The Parliamentary Office of Science and Technology (POST) is a research and knowledge exchange service based in the UK Parliament. It works to ensure that the best available research evidence and information is brought to bear on the legislative process and scrutiny of Government. It primarily supports the select committees of both Houses.
- publishes impartial, non-partisan, timely and peer-reviewed research
- helps Parliament to access experts and evidence
- identifies emerging areas of interest to Parliament through horizon scanning
- supports the exchange of information and expertise between researchers and the UK Parliament through fellowships and other knowledge exchange activities
We strive for accuracy and impartiality.
Our publications are informed by evidence, our knowledge of the topics we cover and relevant sources.
We often include a variety of views and sources to help Parliament understand the range of opinions. These do not reflect the views of the authors or POST.
Our authors often conduct interviews or solicit information from a range of stakeholders in academia, industry, government, the third sector and other relevant sectors to inform our briefings. These processes help us to map the evidence base and balance the interests of different stakeholders. Experts may also be invited to review our work before publication.
However, POST is editorially independent. Our briefings may not reflect the views of the contributors or reviewers of a briefing.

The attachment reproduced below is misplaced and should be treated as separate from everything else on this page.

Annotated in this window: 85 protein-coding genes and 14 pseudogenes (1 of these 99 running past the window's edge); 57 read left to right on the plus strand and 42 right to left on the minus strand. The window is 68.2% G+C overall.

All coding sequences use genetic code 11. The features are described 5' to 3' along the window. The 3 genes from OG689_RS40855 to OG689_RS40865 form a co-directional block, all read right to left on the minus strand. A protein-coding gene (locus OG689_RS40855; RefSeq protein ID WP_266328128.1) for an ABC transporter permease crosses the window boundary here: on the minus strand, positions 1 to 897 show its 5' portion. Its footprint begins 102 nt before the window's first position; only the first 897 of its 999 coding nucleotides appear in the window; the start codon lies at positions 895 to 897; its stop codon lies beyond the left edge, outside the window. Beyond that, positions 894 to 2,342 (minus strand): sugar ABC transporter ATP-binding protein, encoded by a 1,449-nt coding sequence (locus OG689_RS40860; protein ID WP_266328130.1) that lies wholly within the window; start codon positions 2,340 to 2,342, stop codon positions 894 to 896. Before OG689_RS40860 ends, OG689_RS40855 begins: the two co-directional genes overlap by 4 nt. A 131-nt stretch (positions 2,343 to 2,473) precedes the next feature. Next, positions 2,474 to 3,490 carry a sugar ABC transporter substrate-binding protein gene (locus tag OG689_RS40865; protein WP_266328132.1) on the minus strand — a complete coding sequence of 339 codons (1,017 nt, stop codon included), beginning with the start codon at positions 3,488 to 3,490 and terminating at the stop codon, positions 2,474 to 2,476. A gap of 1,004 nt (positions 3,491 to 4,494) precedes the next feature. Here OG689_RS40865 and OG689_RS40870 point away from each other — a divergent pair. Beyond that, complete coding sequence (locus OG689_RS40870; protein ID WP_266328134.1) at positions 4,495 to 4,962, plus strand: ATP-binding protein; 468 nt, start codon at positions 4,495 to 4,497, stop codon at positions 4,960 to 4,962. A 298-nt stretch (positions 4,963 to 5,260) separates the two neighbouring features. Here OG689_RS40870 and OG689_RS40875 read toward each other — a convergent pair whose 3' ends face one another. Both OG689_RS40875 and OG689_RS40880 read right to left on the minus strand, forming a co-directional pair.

POST authors and the Head of POST decide what to include, or omit, from POST briefings. They are also responsible for deciding what topics to produce briefings on, sometimes in consultation with parliamentary colleagues and the POST Board.
Decisions on what to publish are informed by the amount of time available to our authors, as well as the following factors:
- parliamentary business
- questions from parliamentarians
- new and topical issues
- research advances and developments
- developments in policy areas
We do not normally update or amend our publications to take account of new information or updated source material, although we may consider doing so when resources permit.
While our work is primarily for Parliament, anyone can read the research published on this website and sign up to be alerted to new content. Anyone is free to use the information available in our publications as part of the Open Parliament Licence.
We are not always able to engage in discussions with members of the public who express opinions about the content of our research, although we will carefully consider and correct any factual errors.